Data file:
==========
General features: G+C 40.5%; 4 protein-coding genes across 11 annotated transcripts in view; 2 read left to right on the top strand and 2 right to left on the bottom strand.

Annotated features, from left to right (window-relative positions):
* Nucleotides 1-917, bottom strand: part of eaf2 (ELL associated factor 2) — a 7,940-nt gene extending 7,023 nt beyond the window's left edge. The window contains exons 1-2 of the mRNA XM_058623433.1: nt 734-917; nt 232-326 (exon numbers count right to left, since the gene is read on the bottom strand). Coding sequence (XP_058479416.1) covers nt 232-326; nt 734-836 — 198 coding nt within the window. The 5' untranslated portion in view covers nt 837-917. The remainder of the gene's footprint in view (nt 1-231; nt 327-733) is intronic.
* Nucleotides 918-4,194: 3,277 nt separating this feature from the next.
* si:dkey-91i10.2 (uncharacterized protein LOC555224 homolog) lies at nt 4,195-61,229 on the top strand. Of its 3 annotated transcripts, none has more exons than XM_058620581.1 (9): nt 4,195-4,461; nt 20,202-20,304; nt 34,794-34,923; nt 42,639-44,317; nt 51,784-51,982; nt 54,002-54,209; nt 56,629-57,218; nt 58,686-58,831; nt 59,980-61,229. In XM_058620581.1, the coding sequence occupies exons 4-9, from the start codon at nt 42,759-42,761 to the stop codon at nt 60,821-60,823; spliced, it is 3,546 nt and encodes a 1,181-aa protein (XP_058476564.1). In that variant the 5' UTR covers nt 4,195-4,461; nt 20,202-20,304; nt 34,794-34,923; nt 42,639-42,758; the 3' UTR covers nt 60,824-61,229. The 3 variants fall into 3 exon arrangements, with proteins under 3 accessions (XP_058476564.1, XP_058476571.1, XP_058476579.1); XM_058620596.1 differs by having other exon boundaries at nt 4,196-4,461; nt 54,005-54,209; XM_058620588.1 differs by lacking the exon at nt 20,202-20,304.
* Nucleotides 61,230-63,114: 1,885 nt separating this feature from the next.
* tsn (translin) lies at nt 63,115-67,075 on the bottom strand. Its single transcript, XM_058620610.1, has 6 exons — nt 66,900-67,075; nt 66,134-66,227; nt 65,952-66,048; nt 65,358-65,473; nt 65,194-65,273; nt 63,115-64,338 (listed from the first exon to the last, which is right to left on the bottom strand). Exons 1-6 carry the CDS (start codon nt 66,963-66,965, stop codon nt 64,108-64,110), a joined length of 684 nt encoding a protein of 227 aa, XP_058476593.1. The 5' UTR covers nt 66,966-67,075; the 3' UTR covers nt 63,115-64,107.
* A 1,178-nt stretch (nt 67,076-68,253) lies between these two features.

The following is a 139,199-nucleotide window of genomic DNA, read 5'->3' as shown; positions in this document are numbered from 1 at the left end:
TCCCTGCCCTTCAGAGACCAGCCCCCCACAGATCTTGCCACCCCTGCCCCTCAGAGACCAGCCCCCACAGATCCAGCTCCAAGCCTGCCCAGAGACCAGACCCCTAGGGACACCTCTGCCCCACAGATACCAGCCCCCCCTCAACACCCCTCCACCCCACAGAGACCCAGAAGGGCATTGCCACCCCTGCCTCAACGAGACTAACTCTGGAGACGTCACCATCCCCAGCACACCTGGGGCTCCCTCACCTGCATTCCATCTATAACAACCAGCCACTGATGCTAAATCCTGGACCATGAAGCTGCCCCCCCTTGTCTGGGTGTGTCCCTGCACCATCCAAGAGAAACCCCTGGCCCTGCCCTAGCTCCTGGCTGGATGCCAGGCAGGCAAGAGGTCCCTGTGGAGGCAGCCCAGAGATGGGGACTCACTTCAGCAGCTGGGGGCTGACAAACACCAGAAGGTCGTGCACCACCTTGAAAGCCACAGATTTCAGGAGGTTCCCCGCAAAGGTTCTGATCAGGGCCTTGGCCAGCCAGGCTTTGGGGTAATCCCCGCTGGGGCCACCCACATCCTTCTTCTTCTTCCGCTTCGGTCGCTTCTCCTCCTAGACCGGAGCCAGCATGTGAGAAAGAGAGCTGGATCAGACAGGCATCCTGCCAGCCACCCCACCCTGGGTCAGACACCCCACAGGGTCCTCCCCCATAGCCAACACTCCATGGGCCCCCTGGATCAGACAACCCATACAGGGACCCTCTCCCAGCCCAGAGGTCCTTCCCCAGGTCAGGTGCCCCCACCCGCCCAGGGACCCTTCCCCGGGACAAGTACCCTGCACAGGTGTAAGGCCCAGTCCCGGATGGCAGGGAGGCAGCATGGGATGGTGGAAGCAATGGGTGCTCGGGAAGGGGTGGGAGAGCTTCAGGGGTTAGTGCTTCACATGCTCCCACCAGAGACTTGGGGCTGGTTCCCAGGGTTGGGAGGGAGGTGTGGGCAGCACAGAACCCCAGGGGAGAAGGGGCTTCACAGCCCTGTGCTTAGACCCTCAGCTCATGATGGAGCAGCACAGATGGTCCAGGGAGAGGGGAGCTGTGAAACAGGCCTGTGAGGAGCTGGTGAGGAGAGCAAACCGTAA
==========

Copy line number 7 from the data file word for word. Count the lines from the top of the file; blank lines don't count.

* tsn (translin) lies at nt 63,115-67,075 on the bottom strand. Its single transcript, XM_058620610.1, has 6 exons — nt 66,900-67,075; nt 66,134-66,227; nt 65,952-66,048; nt 65,358-65,473; nt 65,194-65,273; nt 63,115-64,338 (listed from the first exon to the last, which is right to left on the bottom strand). Exons 1-6 carry the CDS (start codon nt 66,963-66,965, stop codon nt 64,108-64,110), a joined length of 684 nt encoding a protein of 227 aa, XP_058476593.1. The 5' UTR covers nt 66,966-67,075; the 3' UTR covers nt 63,115-64,107.